So... We had Australia drop 100 BPS, New Zealand drop 150 BPS, Sweden drop 150 BPS, U.K. drop 100 BPS, and Eurozone drop 75 BPS all this week, and for the most part, none of these currencies got taken to the woodshed for debasing their currencies by such large margins... Normally, a 25 BPS rate cut can cause a currency some major problems... But nothing here... So... Why... Do... I... Think... This... Is... Happening...? Hmmmm... It's probably a case of unconventional measures are seen as not working, so conventional ones have little chance. And... If you really get to the root of the credit crisis problem... It all circles around the fact that the availability of credit, not the cost of credit, is the issue.

But that doesn't stop these central bankers from slashing rates at an alarming pace, eh? I think these central bankers are quite aware of the fact that the markets' focus has become so myopic on the Credit Crisis that they could do a handstand on their desk while sticking out their tongue while announcing a rate cut, and the markets wouldn't notice...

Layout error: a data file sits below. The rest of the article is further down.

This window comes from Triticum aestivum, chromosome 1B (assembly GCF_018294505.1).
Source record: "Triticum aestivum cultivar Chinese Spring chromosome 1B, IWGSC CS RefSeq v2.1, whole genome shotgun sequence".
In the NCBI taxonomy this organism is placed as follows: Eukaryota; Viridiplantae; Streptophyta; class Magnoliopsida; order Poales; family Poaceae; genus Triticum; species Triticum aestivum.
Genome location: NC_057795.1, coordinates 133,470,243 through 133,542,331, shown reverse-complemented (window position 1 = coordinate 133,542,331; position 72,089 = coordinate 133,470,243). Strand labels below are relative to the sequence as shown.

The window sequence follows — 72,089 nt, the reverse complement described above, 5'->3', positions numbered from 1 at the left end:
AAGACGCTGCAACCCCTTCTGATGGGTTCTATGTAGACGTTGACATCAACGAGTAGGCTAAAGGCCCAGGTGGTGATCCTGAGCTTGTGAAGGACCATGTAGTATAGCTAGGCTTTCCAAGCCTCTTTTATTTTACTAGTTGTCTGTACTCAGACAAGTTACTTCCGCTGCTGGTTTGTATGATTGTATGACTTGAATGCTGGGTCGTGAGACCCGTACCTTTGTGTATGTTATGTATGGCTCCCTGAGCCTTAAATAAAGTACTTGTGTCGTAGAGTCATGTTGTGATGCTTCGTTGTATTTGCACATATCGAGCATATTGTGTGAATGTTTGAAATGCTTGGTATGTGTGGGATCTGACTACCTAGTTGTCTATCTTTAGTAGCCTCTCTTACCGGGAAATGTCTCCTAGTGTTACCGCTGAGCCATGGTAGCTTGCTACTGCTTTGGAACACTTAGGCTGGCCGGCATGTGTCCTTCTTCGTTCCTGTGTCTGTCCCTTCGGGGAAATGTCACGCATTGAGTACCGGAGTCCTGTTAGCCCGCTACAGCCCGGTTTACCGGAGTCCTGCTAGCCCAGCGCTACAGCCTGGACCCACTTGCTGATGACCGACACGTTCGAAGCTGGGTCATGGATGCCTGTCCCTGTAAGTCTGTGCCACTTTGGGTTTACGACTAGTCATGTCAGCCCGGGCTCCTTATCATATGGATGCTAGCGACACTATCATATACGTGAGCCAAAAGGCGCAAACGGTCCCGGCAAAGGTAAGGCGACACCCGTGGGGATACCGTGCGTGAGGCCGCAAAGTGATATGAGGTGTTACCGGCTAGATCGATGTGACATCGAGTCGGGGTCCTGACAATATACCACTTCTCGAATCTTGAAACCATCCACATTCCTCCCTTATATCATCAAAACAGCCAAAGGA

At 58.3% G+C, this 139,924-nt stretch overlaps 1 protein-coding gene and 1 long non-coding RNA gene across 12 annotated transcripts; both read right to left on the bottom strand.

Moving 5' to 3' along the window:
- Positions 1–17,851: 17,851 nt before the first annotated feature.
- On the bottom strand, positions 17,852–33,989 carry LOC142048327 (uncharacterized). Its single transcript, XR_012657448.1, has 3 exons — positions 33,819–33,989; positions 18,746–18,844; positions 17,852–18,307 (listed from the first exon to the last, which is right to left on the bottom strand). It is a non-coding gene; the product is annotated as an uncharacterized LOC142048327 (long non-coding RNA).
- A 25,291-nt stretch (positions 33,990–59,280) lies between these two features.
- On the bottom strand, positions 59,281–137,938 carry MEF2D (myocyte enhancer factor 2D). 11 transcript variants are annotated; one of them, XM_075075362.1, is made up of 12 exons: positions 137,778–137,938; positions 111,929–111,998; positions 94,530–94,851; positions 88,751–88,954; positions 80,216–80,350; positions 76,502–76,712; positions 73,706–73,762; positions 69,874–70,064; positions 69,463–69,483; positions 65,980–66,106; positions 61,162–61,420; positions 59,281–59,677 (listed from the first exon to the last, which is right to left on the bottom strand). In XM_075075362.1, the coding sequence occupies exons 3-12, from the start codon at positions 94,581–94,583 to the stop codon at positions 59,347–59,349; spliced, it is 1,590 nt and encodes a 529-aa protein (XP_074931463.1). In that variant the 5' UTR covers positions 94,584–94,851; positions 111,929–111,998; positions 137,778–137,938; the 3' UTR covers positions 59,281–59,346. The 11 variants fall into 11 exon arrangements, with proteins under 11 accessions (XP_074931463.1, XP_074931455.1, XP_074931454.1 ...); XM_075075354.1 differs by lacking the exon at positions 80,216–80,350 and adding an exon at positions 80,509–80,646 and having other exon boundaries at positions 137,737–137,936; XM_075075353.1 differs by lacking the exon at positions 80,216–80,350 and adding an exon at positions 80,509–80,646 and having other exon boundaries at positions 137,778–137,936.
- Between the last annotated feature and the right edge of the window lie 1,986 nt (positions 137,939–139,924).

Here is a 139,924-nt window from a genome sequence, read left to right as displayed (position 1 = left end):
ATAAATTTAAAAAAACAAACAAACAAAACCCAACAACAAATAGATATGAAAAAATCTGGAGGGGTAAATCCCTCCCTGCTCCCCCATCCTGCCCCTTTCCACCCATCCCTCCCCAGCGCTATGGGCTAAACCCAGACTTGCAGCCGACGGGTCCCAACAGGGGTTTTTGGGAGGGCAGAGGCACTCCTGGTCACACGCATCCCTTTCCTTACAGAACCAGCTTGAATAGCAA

PIMCO (the world's largest bond dealer) issued a report on pound sterling yesterday that's quite interesting... The writer, Myles Bradshaw, a money manager for PIMCO, said in a report yesterday that "if you were shorting the pound, now is the time to reduce those positions"... Hmmm... You see Mr. Bradshaw makes a strong/good point about how interest rates in the U.K. have been brought to levels not seen since Winston Churchill was around. And that may be enough to keep the U.K. economy from falling off a cliff...

Well, that goes against my earlier call that I believe the BOE will follow the Japanese model and cut rates to near zero. I say this because the U.K. has major problems, folks, and I don't think having rates at 1951 levels has anything to do with how bad things will get here...

The China-America talks ended yesterday, with an agreement between the two giant countries to provide $20 billion to fund trade and agreed to deep financial ties... However, the two couldn't leave a meeting without needling the other... U.S. Treasury Sec. Paulson urged China to continue to allow currency flexibility... And the Chinese told the U.S. to "tackle your own problems, such as excessive consumption and debt." You can't believe how that made me chuckle... Our leaders won't talk about excessive consumption and debt (I do, and have for years!), but the Chinese go right for the wound that the U.S. tries to place a band-aid on... And they nailed it!